I am not even going to attempt to cover the whole field of Steampunk in this brief piece, but I will include a list of some of the links that you can use for further research into this old-but-new Movement. It is, in my opinion, and despite controversy, one of the singularly most intriguing Movements to come along for a long, long time. It caters to history freaks, those into fantasy & science fiction, those into costuming, jewellery, the lovers of gizmo’s, reality escapists, and those like me who just idolise it for its eccentricity, and inventiveness. In a word – Steampunk Rocks!
For the fascinated, Steampunk has sub-genres  for those into specific areas:
Boilerpunk: The blue-collar answer to aristocratic Steampunk, incorporating the experiences and hardships of actually shoveling coal to gring steam to the upper classes. Vive la Revolution! “Ainsley threw the hot coals at his supervisors protective steam powered mask;the man didn’t even flinch, heing accustomed to it from the proletariat.”
Clockpunk: Clockwork technologies replace replace or supercede traditional steam power. “Ainsley got his finger caught in the gear and screamed even as he realised his miscue would throw all,of London off schedule.“
Dieselpunk: A heresy wherein diesel fuel and nuclear power replace steam power in alternate histories that often have a political component “Ainsley pushed the baroque OFFLINE button, but the diesel fuel continued to feed the reactor, with devastating consequences.”
Gaslight Romance: A mainly British term for the alternative histories that romantisise the Victorian era. Some Brits would argue that all American Steampunk is actually gaslight romance “Ainsley put on his monacle and, bypassing the door leading down into the boiler room and the brutes who worked there, went to the quarterdeck of the airship, there to enjoy a nice cucumber-and-prawn sandwich edged with gold leaf as the servants wiped the floor clean of the blood from the recent encounter with the enemies of the Empire.”
Mannerspunk: Fiction that may, or may not, be deemed Steampunk in which elaborate social heirarchies provide the friction, conflict and action of the narrative, usually in the context of endless formal dances. At parties. In Mansions.“Ainsley took the hand of Lady Borregard andswept her across the dance floor, away from that cad Bennington and his steam-powered shoes that never missed a step; ‘Darling’ he said, ‘what rumors do you hear of the Countess Automaton and her piratical sub-siblings in the boiler room; isn’t it scandalous?'”
Raygun Gothic: Though not strictly a subgenre, this type of retro-futurism based in part on Art deco and streamlined modern styles has been used for a number of science fiction settings, usually in movies. Coined by William Gibson, the term has become more useful in the context of Steampunk as the fiction has come to feature more and more tinkers and artists. “Ainsley soldered the door to the boiler room shut in an attempt to stall the Revolution a couple of hours more using his ultrachic GSG (Gothic Solder Gun), which he had baroqued-up on the orders of the Queen herself.”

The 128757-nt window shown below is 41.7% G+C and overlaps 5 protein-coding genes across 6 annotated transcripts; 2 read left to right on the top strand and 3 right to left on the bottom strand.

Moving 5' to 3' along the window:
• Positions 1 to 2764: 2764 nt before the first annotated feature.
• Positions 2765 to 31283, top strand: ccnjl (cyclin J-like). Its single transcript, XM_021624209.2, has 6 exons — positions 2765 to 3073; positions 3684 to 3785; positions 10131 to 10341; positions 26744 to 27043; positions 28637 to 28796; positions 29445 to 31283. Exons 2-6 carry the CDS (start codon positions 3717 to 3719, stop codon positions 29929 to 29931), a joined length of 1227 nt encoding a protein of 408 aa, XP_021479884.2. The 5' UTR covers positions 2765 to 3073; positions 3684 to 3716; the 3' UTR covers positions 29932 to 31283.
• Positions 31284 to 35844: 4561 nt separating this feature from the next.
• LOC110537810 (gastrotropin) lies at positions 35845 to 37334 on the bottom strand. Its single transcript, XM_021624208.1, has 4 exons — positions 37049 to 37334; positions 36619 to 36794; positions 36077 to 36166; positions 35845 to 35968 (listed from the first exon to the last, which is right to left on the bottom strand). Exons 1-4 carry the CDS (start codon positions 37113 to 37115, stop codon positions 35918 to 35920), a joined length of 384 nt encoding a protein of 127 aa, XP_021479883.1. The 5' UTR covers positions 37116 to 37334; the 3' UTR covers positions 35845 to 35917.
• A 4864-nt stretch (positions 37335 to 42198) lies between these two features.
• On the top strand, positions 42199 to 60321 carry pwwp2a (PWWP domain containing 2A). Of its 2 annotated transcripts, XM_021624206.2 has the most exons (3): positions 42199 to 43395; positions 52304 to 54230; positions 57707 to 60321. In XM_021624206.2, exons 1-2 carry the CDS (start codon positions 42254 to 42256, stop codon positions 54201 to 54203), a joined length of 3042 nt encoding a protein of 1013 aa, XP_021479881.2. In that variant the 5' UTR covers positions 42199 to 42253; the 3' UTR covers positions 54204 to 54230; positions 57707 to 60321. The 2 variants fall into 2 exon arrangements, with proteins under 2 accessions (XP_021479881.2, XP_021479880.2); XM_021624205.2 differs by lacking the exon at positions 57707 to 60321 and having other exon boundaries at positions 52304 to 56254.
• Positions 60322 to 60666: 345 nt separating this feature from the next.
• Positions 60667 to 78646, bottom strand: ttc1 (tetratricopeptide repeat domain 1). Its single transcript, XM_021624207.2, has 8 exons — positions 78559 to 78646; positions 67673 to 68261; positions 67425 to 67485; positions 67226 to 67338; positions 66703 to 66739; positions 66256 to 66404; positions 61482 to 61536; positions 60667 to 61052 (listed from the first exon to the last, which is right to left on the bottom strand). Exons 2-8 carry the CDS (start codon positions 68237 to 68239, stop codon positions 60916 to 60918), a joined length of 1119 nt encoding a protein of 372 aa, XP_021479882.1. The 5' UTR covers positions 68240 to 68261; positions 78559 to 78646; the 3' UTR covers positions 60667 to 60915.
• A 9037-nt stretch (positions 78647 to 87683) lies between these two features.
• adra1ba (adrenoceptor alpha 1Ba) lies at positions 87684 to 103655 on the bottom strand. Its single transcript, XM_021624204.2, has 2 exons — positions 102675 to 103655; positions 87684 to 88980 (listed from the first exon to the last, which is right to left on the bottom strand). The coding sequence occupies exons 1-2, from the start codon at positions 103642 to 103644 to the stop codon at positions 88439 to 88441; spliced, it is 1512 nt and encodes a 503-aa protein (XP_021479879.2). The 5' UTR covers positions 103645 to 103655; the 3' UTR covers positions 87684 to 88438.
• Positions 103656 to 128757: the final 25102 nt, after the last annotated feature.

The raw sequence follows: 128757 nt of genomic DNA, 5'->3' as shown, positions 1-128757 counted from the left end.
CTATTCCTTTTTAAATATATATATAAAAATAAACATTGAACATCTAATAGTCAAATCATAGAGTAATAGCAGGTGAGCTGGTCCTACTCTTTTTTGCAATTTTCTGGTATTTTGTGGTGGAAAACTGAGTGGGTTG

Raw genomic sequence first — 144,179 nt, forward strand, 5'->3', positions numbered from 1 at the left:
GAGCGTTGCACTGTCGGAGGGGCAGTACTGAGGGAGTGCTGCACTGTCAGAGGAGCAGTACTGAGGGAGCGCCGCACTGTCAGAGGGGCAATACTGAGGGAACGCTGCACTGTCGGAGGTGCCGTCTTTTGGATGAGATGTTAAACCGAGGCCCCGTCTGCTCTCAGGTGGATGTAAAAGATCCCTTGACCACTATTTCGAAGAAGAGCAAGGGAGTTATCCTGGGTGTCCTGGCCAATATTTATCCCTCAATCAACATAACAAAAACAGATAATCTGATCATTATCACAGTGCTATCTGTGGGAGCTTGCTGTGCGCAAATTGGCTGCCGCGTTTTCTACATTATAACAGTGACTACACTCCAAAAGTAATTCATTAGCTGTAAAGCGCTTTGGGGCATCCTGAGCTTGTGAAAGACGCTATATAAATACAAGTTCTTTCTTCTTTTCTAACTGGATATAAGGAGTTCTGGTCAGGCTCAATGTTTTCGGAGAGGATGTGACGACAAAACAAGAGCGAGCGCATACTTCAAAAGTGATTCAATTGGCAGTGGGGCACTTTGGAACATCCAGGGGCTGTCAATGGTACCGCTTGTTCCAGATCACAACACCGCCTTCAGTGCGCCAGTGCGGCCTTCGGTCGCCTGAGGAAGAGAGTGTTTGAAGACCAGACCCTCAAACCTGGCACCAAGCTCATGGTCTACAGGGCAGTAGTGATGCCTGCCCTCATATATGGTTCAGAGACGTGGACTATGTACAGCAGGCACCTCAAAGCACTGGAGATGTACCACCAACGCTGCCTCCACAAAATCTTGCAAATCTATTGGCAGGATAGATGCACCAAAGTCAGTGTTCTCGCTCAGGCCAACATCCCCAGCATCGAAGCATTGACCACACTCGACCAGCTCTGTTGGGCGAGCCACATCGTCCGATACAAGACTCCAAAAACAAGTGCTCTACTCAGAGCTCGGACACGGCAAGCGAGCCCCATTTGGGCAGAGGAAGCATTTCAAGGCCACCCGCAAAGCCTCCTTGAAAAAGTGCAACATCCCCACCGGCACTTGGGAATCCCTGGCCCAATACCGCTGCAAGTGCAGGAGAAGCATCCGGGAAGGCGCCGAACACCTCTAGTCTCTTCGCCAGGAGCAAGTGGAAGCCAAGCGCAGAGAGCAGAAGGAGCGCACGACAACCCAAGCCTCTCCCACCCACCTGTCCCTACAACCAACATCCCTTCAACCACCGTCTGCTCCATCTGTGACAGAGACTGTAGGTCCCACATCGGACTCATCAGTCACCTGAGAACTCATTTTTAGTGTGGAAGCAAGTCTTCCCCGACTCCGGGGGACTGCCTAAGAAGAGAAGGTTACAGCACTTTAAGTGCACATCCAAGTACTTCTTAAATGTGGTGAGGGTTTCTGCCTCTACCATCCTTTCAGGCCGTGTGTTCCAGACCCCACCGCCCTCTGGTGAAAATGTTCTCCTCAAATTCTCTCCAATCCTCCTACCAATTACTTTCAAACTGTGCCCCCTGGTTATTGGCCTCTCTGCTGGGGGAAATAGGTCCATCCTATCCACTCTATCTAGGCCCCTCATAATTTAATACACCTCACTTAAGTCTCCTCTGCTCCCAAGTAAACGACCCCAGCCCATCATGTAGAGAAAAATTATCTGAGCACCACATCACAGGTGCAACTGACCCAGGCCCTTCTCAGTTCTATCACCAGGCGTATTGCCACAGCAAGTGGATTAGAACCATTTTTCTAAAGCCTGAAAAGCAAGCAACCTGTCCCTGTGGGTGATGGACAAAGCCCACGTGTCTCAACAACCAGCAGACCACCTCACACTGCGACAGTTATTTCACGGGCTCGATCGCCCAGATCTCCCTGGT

Stitchpunk: Fiction influenced by the DIY and crafts element of Steampunk, with a prime example being the animated movie 9, in which cute Frankenstein doll-creatures stitched together by bits of burlap sack try to save the world. In a wider context, Stitchpunk emphasises the role of weavers, tinkers, and darners in Steampunk.“Ainsley was soon accosted by the homeless tinker-weavers living in the shadow if the boiler room. ‘Only through the loom may you ge free, comrade,’ they would say.”
Very shortly, I will have the following two items in my hands. And I don’t think they will be my last!
3: July 12 2015 (USA). According to IMdB “Documentary · VINTAGE TOMORROWS examines Steampunk’s origins, explosive growth, and cultural significance. Is the Steampunk movement a homogenized, privileged subculture or a reclamation of technology …”
the direct vote of all the members of an electorate on an important public question such as a change in the constitution.
“the administration will hold a plebiscite for the approval of constitutional reforms”
synonyms: vote, referendum, ballot, poll
“a plebiscite for the approval of constitutional reforms”
a law enacted by the plebeians’ assembly.
Australia is moving backwards at the speed of light! I have always been proud to be a member of society in a country that used to be progressive, fair-minded, and – to a large extent – liberal (not in the political party sense of the word) in its attitudes! But the current path we are heading down has me throwing my hands in the air.
GLBT members of this society have had to sit on their hands over the last few years as country after country – some leaning towards the conservative sude of things – has passed marriage equality legislation. Even our “other state” over the ditch (New Zealand for our overseas readers), who can be more British than the Brits, have marriage equality.